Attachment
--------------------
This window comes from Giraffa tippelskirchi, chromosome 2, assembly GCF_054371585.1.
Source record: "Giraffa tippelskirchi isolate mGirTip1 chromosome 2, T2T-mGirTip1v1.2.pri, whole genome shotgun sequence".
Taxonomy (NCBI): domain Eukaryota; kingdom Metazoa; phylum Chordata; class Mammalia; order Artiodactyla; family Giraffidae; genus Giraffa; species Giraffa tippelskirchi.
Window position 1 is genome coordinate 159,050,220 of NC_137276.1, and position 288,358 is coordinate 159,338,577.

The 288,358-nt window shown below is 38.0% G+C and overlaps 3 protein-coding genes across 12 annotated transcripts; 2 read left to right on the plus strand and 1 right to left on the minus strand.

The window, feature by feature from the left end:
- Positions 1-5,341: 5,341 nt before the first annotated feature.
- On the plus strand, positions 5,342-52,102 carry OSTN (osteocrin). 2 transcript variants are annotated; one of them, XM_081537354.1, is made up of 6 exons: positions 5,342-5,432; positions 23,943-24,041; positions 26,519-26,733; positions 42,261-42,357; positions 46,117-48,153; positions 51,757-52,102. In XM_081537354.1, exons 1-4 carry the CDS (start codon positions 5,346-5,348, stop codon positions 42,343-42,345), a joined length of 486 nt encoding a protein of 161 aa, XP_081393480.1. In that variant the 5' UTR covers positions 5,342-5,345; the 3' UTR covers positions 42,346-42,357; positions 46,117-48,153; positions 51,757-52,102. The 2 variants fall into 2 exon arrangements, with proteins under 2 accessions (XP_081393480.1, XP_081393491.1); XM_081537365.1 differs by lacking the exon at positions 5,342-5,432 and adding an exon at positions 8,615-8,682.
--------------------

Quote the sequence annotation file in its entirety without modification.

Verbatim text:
This window comes from Giraffa tippelskirchi, chromosome 2, assembly GCF_054371585.1.
Source record: "Giraffa tippelskirchi isolate mGirTip1 chromosome 2, T2T-mGirTip1v1.2.pri, whole genome shotgun sequence".
Taxonomy (NCBI): domain Eukaryota; kingdom Metazoa; phylum Chordata; class Mammalia; order Artiodactyla; family Giraffidae; genus Giraffa; species Giraffa tippelskirchi.
Window position 1 is genome coordinate 159,050,220 of NC_137276.1, and position 288,358 is coordinate 159,338,577.

The 288,358-nt window shown below is 38.0% G+C and overlaps 3 protein-coding genes across 12 annotated transcripts; 2 read left to right on the plus strand and 1 right to left on the minus strand.

The window, feature by feature from the left end:
- Positions 1-5,341: 5,341 nt before the first annotated feature.
- On the plus strand, positions 5,342-52,102 carry OSTN (osteocrin). 2 transcript variants are annotated; one of them, XM_081537354.1, is made up of 6 exons: positions 5,342-5,432; positions 23,943-24,041; positions 26,519-26,733; positions 42,261-42,357; positions 46,117-48,153; positions 51,757-52,102. In XM_081537354.1, exons 1-4 carry the CDS (start codon positions 5,346-5,348, stop codon positions 42,343-42,345), a joined length of 486 nt encoding a protein of 161 aa, XP_081393480.1. In that variant the 5' UTR covers positions 5,342-5,345; the 3' UTR covers positions 42,346-42,357; positions 46,117-48,153; positions 51,757-52,102. The 2 variants fall into 2 exon arrangements, with proteins under 2 accessions (XP_081393480.1, XP_081393491.1); XM_081537365.1 differs by lacking the exon at positions 5,342-5,432 and adding an exon at positions 8,615-8,682.